Keep your home and family warm in winter is a vital concern for all of us. But, home heating can be problematic if you don’t take some simple precautions before we get into the frigid months. Now’s the time to make sure that whatever you use to keep your house warm is safe and operating properly. Combined with the fire safety tips we’ve talked about previously, you should be able to rest assured you’ve take all necessary precautions for a safe winter.

A furnace inspection is the start and is a vital step. If you have any doubts, have an expert handle the inspection and any necessary repairs. Make sure you change your furnace filters several times a year.

The Federal Emergency Management Agency, in this pamphlet [pdf], suggests the following:

  • Be sure all furnace control and emergency shutoffs are in proper working condition. Old furnaces don’t have many of these safety features, which increases the need to have them professionally inspected.
  • Inspect walls and ceilings near the furnace and the chimney line for heat or discoloration.
  • Make sure the flue pipe and seams are well supported and free of holes or cracks. If you see soot near the seams, you may have a leak.
  • Make sure your chimney is solid, without any loose bricks or cracks.
  • And keep anything that might burn well away from the furnace or other heating devices.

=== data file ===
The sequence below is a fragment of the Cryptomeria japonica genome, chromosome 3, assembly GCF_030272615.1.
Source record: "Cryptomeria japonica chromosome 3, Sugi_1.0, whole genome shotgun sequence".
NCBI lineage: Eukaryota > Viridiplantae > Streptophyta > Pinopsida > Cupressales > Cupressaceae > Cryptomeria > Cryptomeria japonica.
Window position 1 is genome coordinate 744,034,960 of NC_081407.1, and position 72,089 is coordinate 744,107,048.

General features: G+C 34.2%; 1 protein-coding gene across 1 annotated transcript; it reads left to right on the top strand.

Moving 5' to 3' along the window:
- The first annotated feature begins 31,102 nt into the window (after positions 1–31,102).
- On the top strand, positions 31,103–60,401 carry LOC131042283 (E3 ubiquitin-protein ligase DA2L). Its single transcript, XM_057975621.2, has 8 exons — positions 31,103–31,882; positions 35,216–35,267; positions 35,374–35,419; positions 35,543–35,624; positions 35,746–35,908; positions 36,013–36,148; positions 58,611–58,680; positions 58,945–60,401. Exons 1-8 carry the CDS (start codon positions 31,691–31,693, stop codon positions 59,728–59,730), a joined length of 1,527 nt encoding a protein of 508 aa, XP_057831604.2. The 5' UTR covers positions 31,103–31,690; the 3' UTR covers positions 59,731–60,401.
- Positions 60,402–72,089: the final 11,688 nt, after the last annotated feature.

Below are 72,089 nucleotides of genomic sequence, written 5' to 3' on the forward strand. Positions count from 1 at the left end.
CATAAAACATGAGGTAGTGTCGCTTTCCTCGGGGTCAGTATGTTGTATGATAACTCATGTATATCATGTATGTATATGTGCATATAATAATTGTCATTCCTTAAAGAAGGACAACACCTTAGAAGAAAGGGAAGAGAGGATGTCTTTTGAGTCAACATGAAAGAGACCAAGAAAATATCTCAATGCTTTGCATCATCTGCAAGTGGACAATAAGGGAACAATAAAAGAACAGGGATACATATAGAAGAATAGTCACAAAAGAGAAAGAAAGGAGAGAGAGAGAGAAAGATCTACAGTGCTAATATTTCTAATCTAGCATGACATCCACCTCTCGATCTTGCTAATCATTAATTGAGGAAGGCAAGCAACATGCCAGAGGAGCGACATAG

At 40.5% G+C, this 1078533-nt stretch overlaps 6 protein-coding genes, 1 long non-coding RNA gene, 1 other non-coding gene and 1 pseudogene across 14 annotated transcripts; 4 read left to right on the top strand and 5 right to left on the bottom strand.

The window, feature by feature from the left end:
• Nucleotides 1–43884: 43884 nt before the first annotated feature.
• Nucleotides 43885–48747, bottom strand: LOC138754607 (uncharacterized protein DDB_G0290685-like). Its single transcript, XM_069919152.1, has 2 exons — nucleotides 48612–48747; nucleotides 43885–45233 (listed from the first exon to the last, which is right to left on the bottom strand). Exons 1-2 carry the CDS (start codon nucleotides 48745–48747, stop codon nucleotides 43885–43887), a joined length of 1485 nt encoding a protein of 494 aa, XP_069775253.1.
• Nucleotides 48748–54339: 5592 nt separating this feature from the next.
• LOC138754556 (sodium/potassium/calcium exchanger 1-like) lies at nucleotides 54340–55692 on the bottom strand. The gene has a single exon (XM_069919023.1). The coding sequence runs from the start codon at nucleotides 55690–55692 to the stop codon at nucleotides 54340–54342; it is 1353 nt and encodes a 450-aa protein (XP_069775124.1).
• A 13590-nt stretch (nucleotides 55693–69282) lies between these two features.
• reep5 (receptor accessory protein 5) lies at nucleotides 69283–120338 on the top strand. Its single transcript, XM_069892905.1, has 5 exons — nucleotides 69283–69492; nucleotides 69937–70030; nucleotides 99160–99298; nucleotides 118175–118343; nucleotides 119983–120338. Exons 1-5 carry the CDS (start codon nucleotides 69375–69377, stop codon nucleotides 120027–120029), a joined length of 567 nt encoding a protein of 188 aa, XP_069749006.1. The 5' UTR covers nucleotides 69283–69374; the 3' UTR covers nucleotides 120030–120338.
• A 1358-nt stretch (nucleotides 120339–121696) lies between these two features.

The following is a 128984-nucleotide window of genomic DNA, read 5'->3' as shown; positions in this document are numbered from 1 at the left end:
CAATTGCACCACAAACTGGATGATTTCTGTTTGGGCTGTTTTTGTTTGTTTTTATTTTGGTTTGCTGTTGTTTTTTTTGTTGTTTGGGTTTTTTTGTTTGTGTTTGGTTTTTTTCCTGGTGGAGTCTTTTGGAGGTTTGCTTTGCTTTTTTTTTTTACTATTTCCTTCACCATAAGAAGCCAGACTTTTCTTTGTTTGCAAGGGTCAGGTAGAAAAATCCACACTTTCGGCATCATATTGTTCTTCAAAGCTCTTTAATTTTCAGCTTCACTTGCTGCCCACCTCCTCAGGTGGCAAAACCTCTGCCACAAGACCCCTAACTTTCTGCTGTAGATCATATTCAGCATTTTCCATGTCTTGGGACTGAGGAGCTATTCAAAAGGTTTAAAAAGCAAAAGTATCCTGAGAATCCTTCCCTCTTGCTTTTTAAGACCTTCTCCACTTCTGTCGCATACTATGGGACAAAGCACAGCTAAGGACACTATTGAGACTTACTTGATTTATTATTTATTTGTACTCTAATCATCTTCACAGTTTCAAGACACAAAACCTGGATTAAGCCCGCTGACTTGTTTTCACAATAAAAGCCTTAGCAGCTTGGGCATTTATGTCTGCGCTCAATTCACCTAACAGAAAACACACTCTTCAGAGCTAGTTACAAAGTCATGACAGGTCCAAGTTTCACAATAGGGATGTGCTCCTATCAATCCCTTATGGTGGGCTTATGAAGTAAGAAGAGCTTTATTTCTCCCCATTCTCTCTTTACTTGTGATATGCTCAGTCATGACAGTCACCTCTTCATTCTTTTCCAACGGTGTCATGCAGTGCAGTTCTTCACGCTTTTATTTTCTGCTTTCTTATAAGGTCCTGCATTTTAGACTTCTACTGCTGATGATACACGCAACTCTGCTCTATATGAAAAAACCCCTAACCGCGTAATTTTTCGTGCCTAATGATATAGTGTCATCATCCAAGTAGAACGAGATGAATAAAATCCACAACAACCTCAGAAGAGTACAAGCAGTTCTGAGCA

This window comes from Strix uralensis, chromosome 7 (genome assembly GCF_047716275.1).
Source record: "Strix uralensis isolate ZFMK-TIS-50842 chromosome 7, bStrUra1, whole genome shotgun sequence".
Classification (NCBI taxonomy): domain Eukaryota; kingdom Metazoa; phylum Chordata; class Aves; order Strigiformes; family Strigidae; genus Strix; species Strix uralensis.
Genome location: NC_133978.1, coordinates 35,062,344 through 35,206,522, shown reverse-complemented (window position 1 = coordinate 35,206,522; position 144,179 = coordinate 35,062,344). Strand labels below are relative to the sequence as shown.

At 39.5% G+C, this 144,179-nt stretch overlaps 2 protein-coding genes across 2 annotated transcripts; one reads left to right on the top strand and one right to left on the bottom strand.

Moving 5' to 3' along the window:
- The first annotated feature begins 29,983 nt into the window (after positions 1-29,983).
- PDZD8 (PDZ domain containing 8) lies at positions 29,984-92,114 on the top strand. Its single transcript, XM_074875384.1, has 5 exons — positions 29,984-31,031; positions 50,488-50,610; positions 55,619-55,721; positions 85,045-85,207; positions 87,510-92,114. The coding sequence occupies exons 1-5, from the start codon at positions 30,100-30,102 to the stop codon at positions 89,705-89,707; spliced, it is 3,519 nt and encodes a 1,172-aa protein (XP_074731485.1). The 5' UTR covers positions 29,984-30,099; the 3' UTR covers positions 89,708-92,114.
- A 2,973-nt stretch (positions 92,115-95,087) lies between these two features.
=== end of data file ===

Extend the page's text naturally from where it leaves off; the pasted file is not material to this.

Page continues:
• Don’t attempt repairs unless you are qualified to do them.

If you’re using electric space heaters, make sure to keep them away from water sources. And only use extension cords designed to work with the power requirements of the heater itself.

Kerosene heaters need to be inspected just like a gas or electric furnace. Make sure rooms with kerosene heaters are well ventilated. Refill them outside and only when they’re cool. Don’t use cold kerosene, which expands as it warms up. And inspect the exhaust for carbon buildup.

If you have a fireplace, you need to have your chimney inspected once a year, and cleaned if necessary. Make sure the fire is out before you go to sleep. And never close the damper with hot ashes in the fireplace.

The key, as with any major home system, is to maintain it in top operating condition. Not only is this potentially life-saving, it can save you a lot of money making repairs when it comes time to sell the house.

This blog is maintained by Michael of Kim Hughes & Company.
Photo courtesy kightp/flickr.com